Norwich Public Safety Buildings: Anew
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Mary Fowler

The roar of multiple earth-moving giants assails me even as I write, in what used to be my Peaceable Kingdom, aka Norwich Senior Housing, an abutter of the town’s Public Safety complex.  We are three weeks into the destruction of the Old; preparation for the New.   Rhythmic shakings of my entire house ricochet up my chair legs, also knock about the tools placed too loosely in a cabinet drawer. These are reverberations from a relatively small tractor with big, loosish treads that rattle so vehemently the knockings can be felt out on Main St, the Project Manager says. The waves of impact reel out like waves within big bodies of water.  He smiles.  Savvy?   


                           This is the little guy with the rattly treads.  Wicked bad.

Readers may have heard: after years of saintly patience, the town’s policemen are finally getting new quarters.  Brand new quarters.  That’s a hoot and a holler they surely had believed would never be delivered, after the first $7 million complex proposed to be sited at the ABC Dairy property down near the river, off Rte 5 north, was voted down; and a subsequent $3 million proposal to be sited at Firehouse Lane, right in the center of Norwich, likewise failed to win support.  Now a $1 million-plus complex has won tax-payer support, and the old wheezy building they’d suffered these last many years is already gone!  Gone, gone.  Windows knocked out, roof ripped asunder, walls pounded into dust by the big angled “bucket” before being hauled away on huge, construction-ready barges on wheels.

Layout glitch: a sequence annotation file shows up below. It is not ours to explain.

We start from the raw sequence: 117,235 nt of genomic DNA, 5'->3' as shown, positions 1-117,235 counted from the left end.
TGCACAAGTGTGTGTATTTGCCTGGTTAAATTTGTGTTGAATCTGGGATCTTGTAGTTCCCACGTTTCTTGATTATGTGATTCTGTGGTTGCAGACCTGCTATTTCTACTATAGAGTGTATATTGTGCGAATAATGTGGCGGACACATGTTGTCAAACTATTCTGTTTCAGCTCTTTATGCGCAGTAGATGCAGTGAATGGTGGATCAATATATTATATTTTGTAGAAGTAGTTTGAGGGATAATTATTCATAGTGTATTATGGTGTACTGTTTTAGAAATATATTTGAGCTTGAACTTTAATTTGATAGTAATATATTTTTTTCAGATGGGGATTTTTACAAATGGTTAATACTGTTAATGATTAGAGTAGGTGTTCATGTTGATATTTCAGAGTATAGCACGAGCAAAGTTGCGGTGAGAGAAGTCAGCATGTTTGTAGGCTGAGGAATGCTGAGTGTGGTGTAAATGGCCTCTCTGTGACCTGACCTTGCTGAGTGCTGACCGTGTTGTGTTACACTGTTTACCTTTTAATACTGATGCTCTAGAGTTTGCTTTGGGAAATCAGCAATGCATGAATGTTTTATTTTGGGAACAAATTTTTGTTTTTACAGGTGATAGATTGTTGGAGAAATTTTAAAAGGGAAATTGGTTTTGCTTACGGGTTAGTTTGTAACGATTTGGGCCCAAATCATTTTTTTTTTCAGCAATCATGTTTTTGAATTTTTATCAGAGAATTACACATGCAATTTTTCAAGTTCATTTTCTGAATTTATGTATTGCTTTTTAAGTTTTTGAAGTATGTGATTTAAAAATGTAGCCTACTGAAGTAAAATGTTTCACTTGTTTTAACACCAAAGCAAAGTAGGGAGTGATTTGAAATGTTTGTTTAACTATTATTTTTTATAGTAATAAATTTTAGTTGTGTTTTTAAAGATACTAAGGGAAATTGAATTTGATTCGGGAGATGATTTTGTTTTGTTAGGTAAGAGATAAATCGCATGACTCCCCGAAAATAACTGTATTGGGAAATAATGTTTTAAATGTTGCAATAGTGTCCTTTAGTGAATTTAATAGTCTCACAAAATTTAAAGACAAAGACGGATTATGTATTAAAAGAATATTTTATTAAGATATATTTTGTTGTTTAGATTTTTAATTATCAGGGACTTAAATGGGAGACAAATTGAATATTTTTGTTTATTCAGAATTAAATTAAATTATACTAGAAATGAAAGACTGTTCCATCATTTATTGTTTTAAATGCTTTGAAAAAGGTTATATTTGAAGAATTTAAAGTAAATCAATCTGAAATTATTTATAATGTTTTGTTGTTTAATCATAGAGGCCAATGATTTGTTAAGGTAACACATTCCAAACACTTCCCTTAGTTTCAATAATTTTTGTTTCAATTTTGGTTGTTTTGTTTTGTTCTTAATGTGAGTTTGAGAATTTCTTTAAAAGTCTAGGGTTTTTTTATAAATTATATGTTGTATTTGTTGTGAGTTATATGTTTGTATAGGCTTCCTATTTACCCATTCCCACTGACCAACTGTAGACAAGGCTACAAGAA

Nothing out there but shriven earth at this stage of construction, and now deep-alley canals reminiscent of ancient Egyptian architectural design–something to contain the new building foundation, I suppose.  These canals winding through the earth itself.

    We're looking here on the back side of the firestation, which will remain as is.

Our Project Construction Manager, on seeing my constant presence with a camera on site, has ambled over and genially chats me up–remarks that the topsoil of the site is remarkably good quality.  Construction will not require the several truckloads of gravel they’d anticipated. 

One of the largest victims of this assault is what I would call a little copse of trees that once lay between the 28-block of Senior Housing, on the west side of the complex, and the little lane that provides public access to the police.  The wrenching and tossing of these trees contributes to the chopped-spinach sense of greenery in these pictures.  {The trees still standing are shown in next picture below this one.]

We here at Senior Housing are not opposed to providing good quarters for our Policemen.  These gentlemen are indeed our best friends; they have come to haul fallen residents with frail hips up off the floor more than once.  But this process, this is knocking our teeth asunder, throwing us off balance. One resident reported the shakings and wailings of that little plow-tractor had set her pace-maker apace every time it passed by.  And believe it or not, on my piano, the "E" note 2  octaves below middle C was set a-humming--for a full five minutes, I believe.

I have to say: figuring out I should document the process, pictorially, has helped me own the changes.  Shake my house, be damned.  Ye cannot take my soul.

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